, September 28, 2021

The Economy for the Common Good - Of means and goals and constitutions


  •   5 min reads
The Economy for the Common Good - Of means and goals and constitutions

The Economy for the Common Good (ECG) initiative has developed an ethical, economic model where the primary goal of economic activity is the wellbeing of people and the planet - and not GDP, profits and financial growth.

What determines 'success' in your daily work environment? For your company? Or for a country as a whole: What is ultimately considered 'successful'?

Today, it is primarily economic success in the corporate world: the financial results of companies, measured in profit and capital growth, that counts. At the nation-state level, it's the 'wellbeing' of the economy - measured by the GDP. In the prevailing economic understanding, companies exist to generate (and maximise) profits above all else. Investors and shareholders expect this, and the management is assessed and incentivised in this way.

A company's financial balance sheet does not say anything about jobs created, equal opportunities or the quality of workplace conditions

But is that really what counts? Does an ever-rising GDP give us an answer to the big questions of our time? Does it really bring along greater wellbeing for people, less wars, more democracy, a better environment? Does it make us happier and healthier?

In 1968, Robert Kennedy said: "[The GDP] measures everything (...), except that which makes life worthwhile." He was referring to the fact that a growing GDP does not tell us anything about poverty levels, income distribution, general health or the wellbeing or happiness of people. Equally, a company's financial balance sheet does not say anything about jobs created, equal opportunities or the quality of workplace conditions.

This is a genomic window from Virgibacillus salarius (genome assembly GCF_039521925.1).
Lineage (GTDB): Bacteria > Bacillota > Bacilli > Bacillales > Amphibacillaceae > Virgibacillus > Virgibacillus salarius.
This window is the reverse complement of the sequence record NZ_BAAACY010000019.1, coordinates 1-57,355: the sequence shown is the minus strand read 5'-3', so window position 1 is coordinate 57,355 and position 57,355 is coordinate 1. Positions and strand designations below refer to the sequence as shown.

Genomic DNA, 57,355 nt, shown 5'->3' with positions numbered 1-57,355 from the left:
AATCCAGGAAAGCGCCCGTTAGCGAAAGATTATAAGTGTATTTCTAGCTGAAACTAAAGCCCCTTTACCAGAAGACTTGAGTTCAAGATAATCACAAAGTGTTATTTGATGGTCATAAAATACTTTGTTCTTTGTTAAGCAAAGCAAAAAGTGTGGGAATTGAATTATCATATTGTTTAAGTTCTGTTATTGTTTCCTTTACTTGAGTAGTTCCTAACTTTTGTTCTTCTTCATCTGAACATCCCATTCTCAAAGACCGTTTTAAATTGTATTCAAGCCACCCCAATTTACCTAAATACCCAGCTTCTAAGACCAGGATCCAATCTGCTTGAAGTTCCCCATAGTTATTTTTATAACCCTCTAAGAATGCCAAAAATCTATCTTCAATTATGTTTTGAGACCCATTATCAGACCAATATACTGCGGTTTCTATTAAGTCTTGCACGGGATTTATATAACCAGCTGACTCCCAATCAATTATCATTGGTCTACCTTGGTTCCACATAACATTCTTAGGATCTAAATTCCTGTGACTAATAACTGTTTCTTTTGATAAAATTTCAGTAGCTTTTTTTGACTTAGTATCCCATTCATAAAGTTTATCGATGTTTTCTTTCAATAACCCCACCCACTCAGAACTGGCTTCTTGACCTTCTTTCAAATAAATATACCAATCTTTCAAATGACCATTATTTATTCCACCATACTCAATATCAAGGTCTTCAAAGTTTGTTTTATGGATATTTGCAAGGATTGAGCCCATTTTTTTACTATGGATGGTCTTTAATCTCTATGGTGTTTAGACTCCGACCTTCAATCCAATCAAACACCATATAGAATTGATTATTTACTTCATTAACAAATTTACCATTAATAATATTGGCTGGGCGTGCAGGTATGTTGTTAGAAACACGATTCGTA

Sustainability! Company change may be very different from what we expect today.

In recent years, more and more people have started to disengage from the belief that GDP growth is a 'good thing'. According to a 2014 survey conducted by Accenture and Havas Media among 30,000 citizens worldwide more than 70 per cent of the respondents across the globe say that the present economic model is not taking care of the planet and the society as a whole. The pandemic crisis of today makes even more people realise that our current economic approach no longer works. But what is the alternative?

The core idea behind the ECG is to start thinking differently about the economy: setting it into its broader context and thus considering it as a part of society, and consequently acting in its best interest.

Margret Thatcher was known for saying 'TINA': "There is no alternative". But she's been proven wrong: there are, in fact, plenty of alternatives: Degrowth, Circular Economy, Doughnut Economics, the Commons Movement, Blue Economy etcetera. Last but not least, there is the Economy for the Common Good (ECG), a younger initiative that originates in 2010 in Austria, founded by Christian Felber. It assumes a holistic approach.
The core idea behind the ECG is to start thinking differently about the economy: setting it into its broader context and thus considering it as a part of society, and consequently acting in its best interest. Rather than the economy is the goal, i.e. an end in itself, it should be the means: The wellbeing of people and the environment becomes the highest goal of any economic activity - and thus the ultimate goal of doing business.

More specifically:  

  • The economy serves the common good and no longer merely the accumulation of money and capital.
  • Inequalities in income, wealth and power are kept to reasonable limits.
  • Consumption of natural resources remains within the regenerative capacity of natural ecosystems and planetary boundaries.
  • Current and future generations enjoy equal opportunities.

Sustainability efforts of DAX companies fall short and thus endanger their future

The ECG proponents emphasise that their idea is neither a (communist) plan economy nor capitalism, but an ethical market economy. It generates sustainable production and living conditions that contribute to a world that will offer liveable prospects for current and future generations.
With these comprehensive statements, the ECG is a holistic approach to ethical economics and business.

The primary demand of the ECG movement is to align the measurement of economic success to these goals.